unLessons from the Badlands: why letting children choose their paths is good for innovation and thus our future and economy

Badlands for UU

I am hiking with the three explorers in Horseshoe Canyon, in the Canadian Badlands around Drumheller, Alberta. We take the hardest, steepest possible way down. Flora scrapes her hip. Ender loses his shoes. “There’s the path!” I call out when we get to the bottom. And we start heading that way. But look! “A garter snake, a garter snake!” Cinder hollers. And we go that way.

“Cacti! Mom, seriously, look–dead cacti! Are those their flowers? How will they grow back?” demands Flora.

“I found orange water!” screams Ender. And we go that way. Zig-zag. Go up, then down, then up. Left, left. Right. Backwards. All over the places. We discover… so many things.

Most adults, beloved, are lazy. Maybe that’s harsh. Maybe… utilitarian is a better word. Maybe… tired. Whatever. With a handful exceptions–and that handful of exceptions are the men and women who’ve changed the world, at least in part because they never grew up–we like to choose the easiest, most direct path. Here’s Point A, where we are, and there’s Point B, where we want to go. And there’s the easy-to-see, tested-by-others path from A to B. Let’s take that!

In the bottom of Horseshoe Canyon, there is a handful of such paths and I see them. Point to them. We set out in their direction. But my explorers abandon them constantly. Search. Discover. Find nooks and crannies in that Canyon that I never suspected existed.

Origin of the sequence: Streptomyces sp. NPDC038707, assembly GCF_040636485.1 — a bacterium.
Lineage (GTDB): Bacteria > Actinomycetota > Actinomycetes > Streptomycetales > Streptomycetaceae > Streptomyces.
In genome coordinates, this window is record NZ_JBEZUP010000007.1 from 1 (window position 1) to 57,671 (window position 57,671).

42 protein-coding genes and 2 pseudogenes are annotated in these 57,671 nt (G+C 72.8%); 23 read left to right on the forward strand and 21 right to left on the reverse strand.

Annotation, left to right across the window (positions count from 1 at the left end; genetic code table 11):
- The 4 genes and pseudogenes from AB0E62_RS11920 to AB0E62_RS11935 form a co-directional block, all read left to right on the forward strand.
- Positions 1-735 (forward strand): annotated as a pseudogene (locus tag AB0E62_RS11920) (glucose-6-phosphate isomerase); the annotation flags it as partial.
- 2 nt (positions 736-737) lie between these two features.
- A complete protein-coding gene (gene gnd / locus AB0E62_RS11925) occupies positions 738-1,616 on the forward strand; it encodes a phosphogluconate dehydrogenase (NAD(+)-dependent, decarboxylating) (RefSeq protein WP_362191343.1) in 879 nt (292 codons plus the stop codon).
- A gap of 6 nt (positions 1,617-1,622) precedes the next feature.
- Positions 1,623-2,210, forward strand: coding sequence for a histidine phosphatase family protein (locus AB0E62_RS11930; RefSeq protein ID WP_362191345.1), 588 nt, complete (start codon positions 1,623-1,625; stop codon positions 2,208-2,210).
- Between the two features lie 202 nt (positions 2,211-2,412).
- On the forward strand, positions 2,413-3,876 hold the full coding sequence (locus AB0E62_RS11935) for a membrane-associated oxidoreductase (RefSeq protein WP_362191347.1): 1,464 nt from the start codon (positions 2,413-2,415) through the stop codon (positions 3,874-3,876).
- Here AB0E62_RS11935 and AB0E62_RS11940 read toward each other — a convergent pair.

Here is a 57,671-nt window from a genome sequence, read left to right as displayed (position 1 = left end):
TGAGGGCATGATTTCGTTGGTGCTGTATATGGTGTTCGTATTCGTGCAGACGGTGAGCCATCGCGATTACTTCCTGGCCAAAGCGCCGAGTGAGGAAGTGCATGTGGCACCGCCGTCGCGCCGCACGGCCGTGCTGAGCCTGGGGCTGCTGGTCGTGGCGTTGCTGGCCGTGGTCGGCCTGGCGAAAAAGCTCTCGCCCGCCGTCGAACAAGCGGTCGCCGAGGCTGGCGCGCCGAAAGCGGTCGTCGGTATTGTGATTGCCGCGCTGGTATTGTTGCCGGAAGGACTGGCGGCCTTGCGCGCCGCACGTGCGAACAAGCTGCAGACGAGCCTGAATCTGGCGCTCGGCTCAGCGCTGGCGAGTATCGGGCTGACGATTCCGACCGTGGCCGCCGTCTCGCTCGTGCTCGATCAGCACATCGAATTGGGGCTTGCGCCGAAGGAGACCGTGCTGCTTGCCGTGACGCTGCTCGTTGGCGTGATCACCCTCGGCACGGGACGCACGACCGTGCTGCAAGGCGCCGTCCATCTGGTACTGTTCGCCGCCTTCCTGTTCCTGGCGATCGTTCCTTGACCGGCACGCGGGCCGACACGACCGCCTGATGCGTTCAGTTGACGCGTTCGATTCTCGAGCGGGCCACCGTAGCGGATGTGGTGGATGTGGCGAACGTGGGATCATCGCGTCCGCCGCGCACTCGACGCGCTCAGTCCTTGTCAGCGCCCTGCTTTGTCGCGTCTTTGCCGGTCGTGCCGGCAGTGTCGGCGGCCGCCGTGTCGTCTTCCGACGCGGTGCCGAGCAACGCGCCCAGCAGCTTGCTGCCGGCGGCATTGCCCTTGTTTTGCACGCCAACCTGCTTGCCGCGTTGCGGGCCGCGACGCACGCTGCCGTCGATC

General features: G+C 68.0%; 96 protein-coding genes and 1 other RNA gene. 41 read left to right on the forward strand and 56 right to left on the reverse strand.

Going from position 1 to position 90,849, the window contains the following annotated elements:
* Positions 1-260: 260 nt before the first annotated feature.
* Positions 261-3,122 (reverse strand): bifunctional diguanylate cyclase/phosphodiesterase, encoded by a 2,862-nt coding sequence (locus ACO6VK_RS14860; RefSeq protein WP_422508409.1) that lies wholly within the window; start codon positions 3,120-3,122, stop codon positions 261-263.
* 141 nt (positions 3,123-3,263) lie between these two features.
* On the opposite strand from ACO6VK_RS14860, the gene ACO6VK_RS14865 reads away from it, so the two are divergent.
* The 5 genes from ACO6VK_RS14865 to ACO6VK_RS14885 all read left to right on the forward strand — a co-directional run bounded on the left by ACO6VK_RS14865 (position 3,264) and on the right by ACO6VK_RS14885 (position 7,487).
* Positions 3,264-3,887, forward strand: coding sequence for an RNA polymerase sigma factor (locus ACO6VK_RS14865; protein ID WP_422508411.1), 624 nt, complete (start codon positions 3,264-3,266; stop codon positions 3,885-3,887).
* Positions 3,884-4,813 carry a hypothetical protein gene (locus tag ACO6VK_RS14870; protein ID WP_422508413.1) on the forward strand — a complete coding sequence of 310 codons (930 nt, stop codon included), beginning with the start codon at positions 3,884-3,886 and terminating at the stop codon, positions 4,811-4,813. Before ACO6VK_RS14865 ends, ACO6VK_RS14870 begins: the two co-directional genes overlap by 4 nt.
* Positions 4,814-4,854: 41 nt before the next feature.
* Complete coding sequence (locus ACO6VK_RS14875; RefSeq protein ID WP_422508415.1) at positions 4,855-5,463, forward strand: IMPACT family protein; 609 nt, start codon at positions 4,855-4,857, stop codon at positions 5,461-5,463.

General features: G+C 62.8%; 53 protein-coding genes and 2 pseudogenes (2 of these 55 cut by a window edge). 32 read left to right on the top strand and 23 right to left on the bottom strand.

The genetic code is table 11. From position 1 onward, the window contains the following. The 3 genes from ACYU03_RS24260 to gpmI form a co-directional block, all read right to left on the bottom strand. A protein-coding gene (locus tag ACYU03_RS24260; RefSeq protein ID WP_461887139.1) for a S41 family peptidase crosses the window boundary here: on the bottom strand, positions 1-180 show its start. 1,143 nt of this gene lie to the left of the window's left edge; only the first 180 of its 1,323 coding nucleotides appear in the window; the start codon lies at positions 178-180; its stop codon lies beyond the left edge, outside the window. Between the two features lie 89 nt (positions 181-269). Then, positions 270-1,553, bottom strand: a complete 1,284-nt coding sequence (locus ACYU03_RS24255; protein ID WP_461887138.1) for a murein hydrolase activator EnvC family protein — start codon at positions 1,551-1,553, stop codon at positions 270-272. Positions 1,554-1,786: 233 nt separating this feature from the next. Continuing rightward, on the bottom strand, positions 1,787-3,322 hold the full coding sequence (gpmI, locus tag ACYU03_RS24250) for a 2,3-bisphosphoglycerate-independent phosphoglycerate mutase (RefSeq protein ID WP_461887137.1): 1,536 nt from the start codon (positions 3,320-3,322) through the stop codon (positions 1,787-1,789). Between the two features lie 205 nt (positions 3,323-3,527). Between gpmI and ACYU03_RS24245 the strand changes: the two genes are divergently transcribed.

Sometimes, they come to a path or incline I am not willing to take. “You guys go up. I’ll wait for you down here,” I say. And then, because I am not a thoroughly negligent parent, I add, “Don’t die.” They scramble up. “The view from up here is incredible!” they holler. And from up there, where I was too tired (lazy) to climb, they see a new path up out of the canyon. Very different from the one I was going to take them on.

I won’t beat the metaphor into you with a sledgehammer. So clearly apparent, don’t you think? Also note this: I’m not abrogating any parental or adult responsibility here. They need me, the intrepid explorers need me to–know about this Canyon. To take them there. To have water and a first aid kit along. To tell them what black widow spider nests look like and to tell Ender, again and again, not to stick his frickin’ hands into the web-covered holes.

But… if I insisted they keep to the trodden path, to the safe path… they’d never see anything I hadn’t seen before.

They’d never change the world.



P.S. Earlier this week, on Nothing By The Book, I tackled cake, fairies, unicorn pee and the laziness of my burnt out grey matter in one chaotic post. Yes, it’s as odd as it sounds.